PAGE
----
Each controller contains two sets of eight channels, and each set of eight channels is capable of supplying eight amps per circuit up to a maximum of twenty amps at any given time.  This means we could, in theory, run 200 Amps worth of lights through our computerized controllers.  However, for safety’s sake we do not run that much power through our controllers, we follow the generally known rule of not using more than 80% of a circuit’s capacity (16 amps on a 20 amp circuit, 12 amps on a 15 amp circuit)

Light-O-Rama: our controllers are manufactured and sold by a company called Light-o-Rama.  There are several other similar companies that sell similar products, I was sold early on by the quality of the product Light-o-Rama produces as well as the quality of the support they provide in the case of a problem.  It’s not uncommon to hear stories about Dan, the owner of Light-o-Rama calling customers late at night, even on a holiday, to help solve a problem.  If you’re considering computerized control of your Christmas lights I highly suggest you consider Light-o-Rama.  You can find more information and visit their online store at http://www.lightorama.com/.  I suggest you get your email on their mailing list so you can get notifications of their summer sales.

We’re currently running controllers out of their Hobbyist line.  These controllers are purchased as assembled boards (you can also buy unassembled boards that you assemble yourself, but I’m not very good with a soldering iron!), you add (or create) heat sinks, enclosures and plugs.  We run CTB16D, CTB16PC and CMB16D boards. On the software side we are currently running the newest version of the Light-o-Rama software.  Programming songs can take as much as ten hours of programming for one minute of the song.  Songs are programmed as sequences and the light enthusiast community is typically willing to share their creations, so often times others will use the timings and/or effects that others have created for their display which can cut down on the time it takes to program a song.  Of course it is always better to have original work, something that the new software version should help with (better tools).  Currently most of our songs have at least some borrowed timings/effects from others willing to share.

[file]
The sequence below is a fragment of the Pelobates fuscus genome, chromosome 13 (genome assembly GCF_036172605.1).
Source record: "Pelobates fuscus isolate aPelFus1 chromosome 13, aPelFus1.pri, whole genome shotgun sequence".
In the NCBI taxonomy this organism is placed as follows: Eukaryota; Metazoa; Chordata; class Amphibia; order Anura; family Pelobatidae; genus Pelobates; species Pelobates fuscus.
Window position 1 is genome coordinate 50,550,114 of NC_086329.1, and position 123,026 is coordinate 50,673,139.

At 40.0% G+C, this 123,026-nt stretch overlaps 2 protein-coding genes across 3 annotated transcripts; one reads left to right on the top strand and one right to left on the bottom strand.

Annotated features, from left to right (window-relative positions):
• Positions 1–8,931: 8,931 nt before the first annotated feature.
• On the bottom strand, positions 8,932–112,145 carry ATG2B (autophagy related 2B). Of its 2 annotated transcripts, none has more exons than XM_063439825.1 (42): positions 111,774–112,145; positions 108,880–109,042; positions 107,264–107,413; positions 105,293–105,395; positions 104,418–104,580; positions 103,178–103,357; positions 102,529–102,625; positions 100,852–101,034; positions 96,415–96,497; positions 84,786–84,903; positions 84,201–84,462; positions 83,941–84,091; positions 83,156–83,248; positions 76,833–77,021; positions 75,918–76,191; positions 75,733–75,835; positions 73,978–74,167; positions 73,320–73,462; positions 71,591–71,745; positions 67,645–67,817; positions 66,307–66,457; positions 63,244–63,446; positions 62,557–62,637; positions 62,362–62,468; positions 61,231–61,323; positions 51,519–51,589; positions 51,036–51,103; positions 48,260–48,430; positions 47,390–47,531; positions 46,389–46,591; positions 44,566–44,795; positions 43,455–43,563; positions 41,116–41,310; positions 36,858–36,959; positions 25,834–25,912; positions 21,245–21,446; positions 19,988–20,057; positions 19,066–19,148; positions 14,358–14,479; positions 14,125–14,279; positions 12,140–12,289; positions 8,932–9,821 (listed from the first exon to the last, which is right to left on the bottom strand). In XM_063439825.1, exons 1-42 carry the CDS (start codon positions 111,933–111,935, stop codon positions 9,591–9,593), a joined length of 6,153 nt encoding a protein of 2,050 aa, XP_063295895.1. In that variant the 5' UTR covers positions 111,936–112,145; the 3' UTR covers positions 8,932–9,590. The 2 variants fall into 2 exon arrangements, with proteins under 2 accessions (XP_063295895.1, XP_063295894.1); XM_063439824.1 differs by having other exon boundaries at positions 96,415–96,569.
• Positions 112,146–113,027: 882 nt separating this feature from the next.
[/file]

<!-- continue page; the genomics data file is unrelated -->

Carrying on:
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Power: Many people ask me about power.  Most homes are not equipped with the amount of circuits required to power this many lights.  In 2005 we installed four 20-Amp GFI circuit breakers in our main panel and connected four outdoor outlets for our lights.  That was barely enough for that year (23,000 lights) but it got us through the season.  Realizing the need for more power we had three additional 20-Amp circuits installed in a sub-panel in our garage in 2006.  This gave us a total of 140 Amps of dedicated power to use.  In the summer of 2007 we added two additional 20 Amp circuits and are now at the max for our electrical feed.

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Setup: Setting up a display of this size is time consuming.  We don’t keep track of our time, but we estimate it takes about 150-200 hours to setup the display.  We also spend a lot of time on projects in the summer months.